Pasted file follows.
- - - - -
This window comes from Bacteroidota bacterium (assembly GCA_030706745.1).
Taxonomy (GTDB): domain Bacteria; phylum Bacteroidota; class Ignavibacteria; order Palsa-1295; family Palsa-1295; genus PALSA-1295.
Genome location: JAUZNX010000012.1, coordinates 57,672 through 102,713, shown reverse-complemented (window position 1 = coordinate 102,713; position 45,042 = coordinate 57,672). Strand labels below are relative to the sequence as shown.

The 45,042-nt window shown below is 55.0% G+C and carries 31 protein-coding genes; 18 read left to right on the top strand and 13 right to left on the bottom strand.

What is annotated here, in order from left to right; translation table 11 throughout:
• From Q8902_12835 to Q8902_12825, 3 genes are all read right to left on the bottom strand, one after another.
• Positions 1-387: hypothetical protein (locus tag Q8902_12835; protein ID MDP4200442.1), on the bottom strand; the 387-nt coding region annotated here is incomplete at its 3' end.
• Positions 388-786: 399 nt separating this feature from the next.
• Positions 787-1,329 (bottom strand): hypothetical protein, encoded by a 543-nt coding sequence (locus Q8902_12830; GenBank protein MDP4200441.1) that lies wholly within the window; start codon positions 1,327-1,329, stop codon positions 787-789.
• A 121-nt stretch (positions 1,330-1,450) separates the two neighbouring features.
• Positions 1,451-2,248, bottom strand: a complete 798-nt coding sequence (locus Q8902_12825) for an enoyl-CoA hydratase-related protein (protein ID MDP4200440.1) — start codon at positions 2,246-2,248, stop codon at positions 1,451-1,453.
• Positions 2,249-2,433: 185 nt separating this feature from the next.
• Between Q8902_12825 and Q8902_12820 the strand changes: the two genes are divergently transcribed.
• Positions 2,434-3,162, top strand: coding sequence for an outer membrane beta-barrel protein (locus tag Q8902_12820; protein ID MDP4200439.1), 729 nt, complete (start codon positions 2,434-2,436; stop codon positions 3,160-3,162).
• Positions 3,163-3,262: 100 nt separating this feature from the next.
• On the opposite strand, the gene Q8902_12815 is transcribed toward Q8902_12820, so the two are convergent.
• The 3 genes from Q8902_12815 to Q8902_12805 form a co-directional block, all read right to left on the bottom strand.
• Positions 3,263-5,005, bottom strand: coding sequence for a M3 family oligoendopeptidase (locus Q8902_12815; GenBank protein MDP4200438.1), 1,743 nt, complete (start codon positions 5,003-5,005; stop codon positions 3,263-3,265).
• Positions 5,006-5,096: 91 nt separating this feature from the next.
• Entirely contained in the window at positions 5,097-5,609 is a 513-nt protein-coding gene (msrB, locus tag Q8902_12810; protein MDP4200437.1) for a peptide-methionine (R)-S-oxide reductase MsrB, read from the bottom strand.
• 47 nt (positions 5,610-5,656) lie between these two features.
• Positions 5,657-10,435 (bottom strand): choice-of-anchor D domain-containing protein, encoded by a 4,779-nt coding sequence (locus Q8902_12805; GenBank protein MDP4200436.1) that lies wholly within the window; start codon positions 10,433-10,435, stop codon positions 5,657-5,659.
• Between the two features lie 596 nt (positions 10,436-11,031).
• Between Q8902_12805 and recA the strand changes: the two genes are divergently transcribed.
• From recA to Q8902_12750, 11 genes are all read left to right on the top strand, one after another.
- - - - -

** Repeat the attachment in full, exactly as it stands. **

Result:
This window comes from Bacteroidota bacterium (assembly GCA_030706745.1).
Taxonomy (GTDB): domain Bacteria; phylum Bacteroidota; class Ignavibacteria; order Palsa-1295; family Palsa-1295; genus PALSA-1295.
Genome location: JAUZNX010000012.1, coordinates 57,672 through 102,713, shown reverse-complemented (window position 1 = coordinate 102,713; position 45,042 = coordinate 57,672). Strand labels below are relative to the sequence as shown.

The 45,042-nt window shown below is 55.0% G+C and carries 31 protein-coding genes; 18 read left to right on the top strand and 13 right to left on the bottom strand.

What is annotated here, in order from left to right; translation table 11 throughout:
• From Q8902_12835 to Q8902_12825, 3 genes are all read right to left on the bottom strand, one after another.
• Positions 1-387: hypothetical protein (locus tag Q8902_12835; protein ID MDP4200442.1), on the bottom strand; the 387-nt coding region annotated here is incomplete at its 3' end.
• Positions 388-786: 399 nt separating this feature from the next.
• Positions 787-1,329 (bottom strand): hypothetical protein, encoded by a 543-nt coding sequence (locus Q8902_12830; GenBank protein MDP4200441.1) that lies wholly within the window; start codon positions 1,327-1,329, stop codon positions 787-789.
• A 121-nt stretch (positions 1,330-1,450) separates the two neighbouring features.
• Positions 1,451-2,248, bottom strand: a complete 798-nt coding sequence (locus Q8902_12825) for an enoyl-CoA hydratase-related protein (protein ID MDP4200440.1) — start codon at positions 2,246-2,248, stop codon at positions 1,451-1,453.
• Positions 2,249-2,433: 185 nt separating this feature from the next.
• Between Q8902_12825 and Q8902_12820 the strand changes: the two genes are divergently transcribed.
• Positions 2,434-3,162, top strand: coding sequence for an outer membrane beta-barrel protein (locus tag Q8902_12820; protein ID MDP4200439.1), 729 nt, complete (start codon positions 2,434-2,436; stop codon positions 3,160-3,162).
• Positions 3,163-3,262: 100 nt separating this feature from the next.
• On the opposite strand, the gene Q8902_12815 is transcribed toward Q8902_12820, so the two are convergent.
• The 3 genes from Q8902_12815 to Q8902_12805 form a co-directional block, all read right to left on the bottom strand.
• Positions 3,263-5,005, bottom strand: coding sequence for a M3 family oligoendopeptidase (locus Q8902_12815; GenBank protein MDP4200438.1), 1,743 nt, complete (start codon positions 5,003-5,005; stop codon positions 3,263-3,265).
• Positions 5,006-5,096: 91 nt separating this feature from the next.
• Entirely contained in the window at positions 5,097-5,609 is a 513-nt protein-coding gene (msrB, locus tag Q8902_12810; protein MDP4200437.1) for a peptide-methionine (R)-S-oxide reductase MsrB, read from the bottom strand.
• 47 nt (positions 5,610-5,656) lie between these two features.
• Positions 5,657-10,435 (bottom strand): choice-of-anchor D domain-containing protein, encoded by a 4,779-nt coding sequence (locus Q8902_12805; GenBank protein MDP4200436.1) that lies wholly within the window; start codon positions 10,433-10,435, stop codon positions 5,657-5,659.
• Between the two features lie 596 nt (positions 10,436-11,031).
• Between Q8902_12805 and recA the strand changes: the two genes are divergently transcribed.
• From recA to Q8902_12750, 11 genes are all read left to right on the top strand, one after another.